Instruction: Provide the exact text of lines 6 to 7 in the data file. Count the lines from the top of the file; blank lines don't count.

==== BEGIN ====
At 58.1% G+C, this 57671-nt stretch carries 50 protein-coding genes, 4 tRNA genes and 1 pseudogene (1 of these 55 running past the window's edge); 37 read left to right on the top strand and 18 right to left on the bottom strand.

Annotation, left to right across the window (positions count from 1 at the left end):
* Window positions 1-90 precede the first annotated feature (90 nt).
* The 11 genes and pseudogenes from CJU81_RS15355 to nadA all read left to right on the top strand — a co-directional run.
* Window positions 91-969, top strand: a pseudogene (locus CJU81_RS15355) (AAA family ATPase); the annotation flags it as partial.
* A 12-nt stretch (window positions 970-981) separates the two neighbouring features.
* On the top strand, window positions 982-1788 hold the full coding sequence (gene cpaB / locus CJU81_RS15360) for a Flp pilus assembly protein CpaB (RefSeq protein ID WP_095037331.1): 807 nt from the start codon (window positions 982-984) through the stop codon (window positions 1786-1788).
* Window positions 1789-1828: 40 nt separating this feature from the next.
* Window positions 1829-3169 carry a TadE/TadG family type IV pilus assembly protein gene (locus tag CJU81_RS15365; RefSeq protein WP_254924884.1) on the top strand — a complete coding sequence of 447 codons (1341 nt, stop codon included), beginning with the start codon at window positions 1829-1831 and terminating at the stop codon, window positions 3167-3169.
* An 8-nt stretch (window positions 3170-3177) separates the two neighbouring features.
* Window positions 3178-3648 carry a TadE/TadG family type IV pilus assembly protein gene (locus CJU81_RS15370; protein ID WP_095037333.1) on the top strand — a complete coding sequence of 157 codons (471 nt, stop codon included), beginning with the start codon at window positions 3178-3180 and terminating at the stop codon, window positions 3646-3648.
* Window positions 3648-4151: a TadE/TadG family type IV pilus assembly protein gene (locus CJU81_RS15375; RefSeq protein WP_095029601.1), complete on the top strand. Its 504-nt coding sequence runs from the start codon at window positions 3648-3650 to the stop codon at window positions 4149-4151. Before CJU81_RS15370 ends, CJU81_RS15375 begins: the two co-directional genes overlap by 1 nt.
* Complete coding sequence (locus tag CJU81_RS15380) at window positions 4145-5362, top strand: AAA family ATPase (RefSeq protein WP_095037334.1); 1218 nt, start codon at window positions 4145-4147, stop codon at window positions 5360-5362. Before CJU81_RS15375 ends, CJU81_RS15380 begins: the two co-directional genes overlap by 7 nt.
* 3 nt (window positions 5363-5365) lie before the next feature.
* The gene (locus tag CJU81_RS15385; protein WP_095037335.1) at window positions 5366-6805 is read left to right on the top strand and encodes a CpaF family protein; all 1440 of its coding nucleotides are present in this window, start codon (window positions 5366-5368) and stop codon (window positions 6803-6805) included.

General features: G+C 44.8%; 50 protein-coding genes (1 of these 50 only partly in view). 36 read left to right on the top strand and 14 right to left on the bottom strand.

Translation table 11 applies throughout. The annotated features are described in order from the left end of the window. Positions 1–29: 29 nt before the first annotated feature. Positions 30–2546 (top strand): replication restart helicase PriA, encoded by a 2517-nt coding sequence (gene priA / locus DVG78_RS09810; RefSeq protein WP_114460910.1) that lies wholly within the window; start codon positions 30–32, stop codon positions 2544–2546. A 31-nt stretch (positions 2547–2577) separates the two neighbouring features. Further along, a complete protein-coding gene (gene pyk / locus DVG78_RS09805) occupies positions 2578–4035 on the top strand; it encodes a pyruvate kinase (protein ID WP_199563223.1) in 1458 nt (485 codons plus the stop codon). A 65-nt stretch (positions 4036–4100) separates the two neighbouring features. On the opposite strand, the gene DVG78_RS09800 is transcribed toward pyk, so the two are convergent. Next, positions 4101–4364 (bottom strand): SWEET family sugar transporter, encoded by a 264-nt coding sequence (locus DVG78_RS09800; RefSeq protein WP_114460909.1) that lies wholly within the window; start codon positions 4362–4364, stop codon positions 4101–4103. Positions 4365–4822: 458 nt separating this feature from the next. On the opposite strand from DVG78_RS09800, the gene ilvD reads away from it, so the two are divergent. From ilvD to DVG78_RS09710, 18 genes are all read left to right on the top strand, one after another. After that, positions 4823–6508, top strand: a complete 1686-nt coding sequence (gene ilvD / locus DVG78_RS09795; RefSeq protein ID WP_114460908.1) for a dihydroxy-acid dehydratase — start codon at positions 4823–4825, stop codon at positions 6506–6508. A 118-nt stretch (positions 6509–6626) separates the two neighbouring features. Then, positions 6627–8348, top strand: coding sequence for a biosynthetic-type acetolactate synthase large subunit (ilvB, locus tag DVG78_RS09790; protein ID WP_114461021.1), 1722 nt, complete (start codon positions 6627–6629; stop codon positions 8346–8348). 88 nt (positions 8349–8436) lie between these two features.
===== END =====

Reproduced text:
* A 12-nt stretch (window positions 970-981) separates the two neighbouring features.
* On the top strand, window positions 982-1788 hold the full coding sequence (gene cpaB / locus CJU81_RS15360) for a Flp pilus assembly protein CpaB (RefSeq protein ID WP_095037331.1): 807 nt from the start codon (window positions 982-984) through the stop codon (window positions 1786-1788).